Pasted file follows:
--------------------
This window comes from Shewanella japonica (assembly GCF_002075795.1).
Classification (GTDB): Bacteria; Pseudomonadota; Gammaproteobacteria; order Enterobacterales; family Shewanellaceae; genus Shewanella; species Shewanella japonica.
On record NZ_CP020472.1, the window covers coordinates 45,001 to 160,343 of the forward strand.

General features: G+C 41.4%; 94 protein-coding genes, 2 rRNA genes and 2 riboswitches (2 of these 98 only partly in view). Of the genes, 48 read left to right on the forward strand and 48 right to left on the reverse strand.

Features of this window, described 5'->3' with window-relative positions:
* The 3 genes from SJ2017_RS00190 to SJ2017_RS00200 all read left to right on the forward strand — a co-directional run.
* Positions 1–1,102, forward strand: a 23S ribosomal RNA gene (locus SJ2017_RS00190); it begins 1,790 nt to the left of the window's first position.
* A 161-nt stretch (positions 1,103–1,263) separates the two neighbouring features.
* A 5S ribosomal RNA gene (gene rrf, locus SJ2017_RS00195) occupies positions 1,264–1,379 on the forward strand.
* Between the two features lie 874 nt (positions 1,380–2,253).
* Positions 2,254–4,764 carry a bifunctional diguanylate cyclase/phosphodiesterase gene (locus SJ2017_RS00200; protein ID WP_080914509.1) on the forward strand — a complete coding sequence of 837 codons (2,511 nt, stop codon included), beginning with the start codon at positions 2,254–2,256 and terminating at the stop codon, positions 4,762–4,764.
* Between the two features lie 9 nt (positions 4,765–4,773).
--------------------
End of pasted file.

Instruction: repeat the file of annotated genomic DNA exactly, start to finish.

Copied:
This window comes from Shewanella japonica (assembly GCF_002075795.1).
Classification (GTDB): Bacteria; Pseudomonadota; Gammaproteobacteria; order Enterobacterales; family Shewanellaceae; genus Shewanella; species Shewanella japonica.
On record NZ_CP020472.1, the window covers coordinates 45,001 to 160,343 of the forward strand.

General features: G+C 41.4%; 94 protein-coding genes, 2 rRNA genes and 2 riboswitches (2 of these 98 only partly in view). Of the genes, 48 read left to right on the forward strand and 48 right to left on the reverse strand.

Features of this window, described 5'->3' with window-relative positions:
* The 3 genes from SJ2017_RS00190 to SJ2017_RS00200 all read left to right on the forward strand — a co-directional run.
* Positions 1–1,102, forward strand: a 23S ribosomal RNA gene (locus SJ2017_RS00190); it begins 1,790 nt to the left of the window's first position.
* A 161-nt stretch (positions 1,103–1,263) separates the two neighbouring features.
* A 5S ribosomal RNA gene (gene rrf, locus SJ2017_RS00195) occupies positions 1,264–1,379 on the forward strand.
* Between the two features lie 874 nt (positions 1,380–2,253).
* Positions 2,254–4,764 carry a bifunctional diguanylate cyclase/phosphodiesterase gene (locus SJ2017_RS00200; protein ID WP_080914509.1) on the forward strand — a complete coding sequence of 837 codons (2,511 nt, stop codon included), beginning with the start codon at positions 2,254–2,256 and terminating at the stop codon, positions 4,762–4,764.
* Between the two features lie 9 nt (positions 4,765–4,773).